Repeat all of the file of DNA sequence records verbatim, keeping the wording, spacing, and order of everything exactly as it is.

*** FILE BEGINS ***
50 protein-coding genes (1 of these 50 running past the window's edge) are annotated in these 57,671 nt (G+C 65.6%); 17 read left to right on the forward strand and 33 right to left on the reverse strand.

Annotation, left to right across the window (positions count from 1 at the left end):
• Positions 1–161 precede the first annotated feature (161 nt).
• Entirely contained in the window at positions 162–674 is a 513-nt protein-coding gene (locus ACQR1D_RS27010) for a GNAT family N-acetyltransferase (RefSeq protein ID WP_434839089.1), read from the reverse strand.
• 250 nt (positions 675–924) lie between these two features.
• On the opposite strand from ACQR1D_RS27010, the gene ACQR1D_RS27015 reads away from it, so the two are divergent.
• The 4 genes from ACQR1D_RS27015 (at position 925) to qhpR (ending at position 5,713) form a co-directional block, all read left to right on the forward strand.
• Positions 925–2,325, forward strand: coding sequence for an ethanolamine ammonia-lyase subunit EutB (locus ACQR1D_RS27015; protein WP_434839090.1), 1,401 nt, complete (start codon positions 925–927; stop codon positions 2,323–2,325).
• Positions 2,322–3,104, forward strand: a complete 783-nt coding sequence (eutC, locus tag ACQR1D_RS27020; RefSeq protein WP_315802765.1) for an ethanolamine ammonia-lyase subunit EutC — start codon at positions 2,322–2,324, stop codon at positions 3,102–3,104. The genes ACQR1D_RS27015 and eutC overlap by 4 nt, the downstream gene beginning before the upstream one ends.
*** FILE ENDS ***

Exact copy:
50 protein-coding genes (1 of these 50 running past the window's edge) are annotated in these 57,671 nt (G+C 65.6%); 17 read left to right on the forward strand and 33 right to left on the reverse strand.

Annotation, left to right across the window (positions count from 1 at the left end):
• Positions 1–161 precede the first annotated feature (161 nt).
• Entirely contained in the window at positions 162–674 is a 513-nt protein-coding gene (locus ACQR1D_RS27010) for a GNAT family N-acetyltransferase (RefSeq protein ID WP_434839089.1), read from the reverse strand.
• 250 nt (positions 675–924) lie between these two features.
• On the opposite strand from ACQR1D_RS27010, the gene ACQR1D_RS27015 reads away from it, so the two are divergent.
• The 4 genes from ACQR1D_RS27015 (at position 925) to qhpR (ending at position 5,713) form a co-directional block, all read left to right on the forward strand.
• Positions 925–2,325, forward strand: coding sequence for an ethanolamine ammonia-lyase subunit EutB (locus ACQR1D_RS27015; protein WP_434839090.1), 1,401 nt, complete (start codon positions 925–927; stop codon positions 2,323–2,325).
• Positions 2,322–3,104, forward strand: a complete 783-nt coding sequence (eutC, locus tag ACQR1D_RS27020; RefSeq protein WP_315802765.1) for an ethanolamine ammonia-lyase subunit EutC — start codon at positions 2,322–2,324, stop codon at positions 3,102–3,104. The genes ACQR1D_RS27015 and eutC overlap by 4 nt, the downstream gene beginning before the upstream one ends.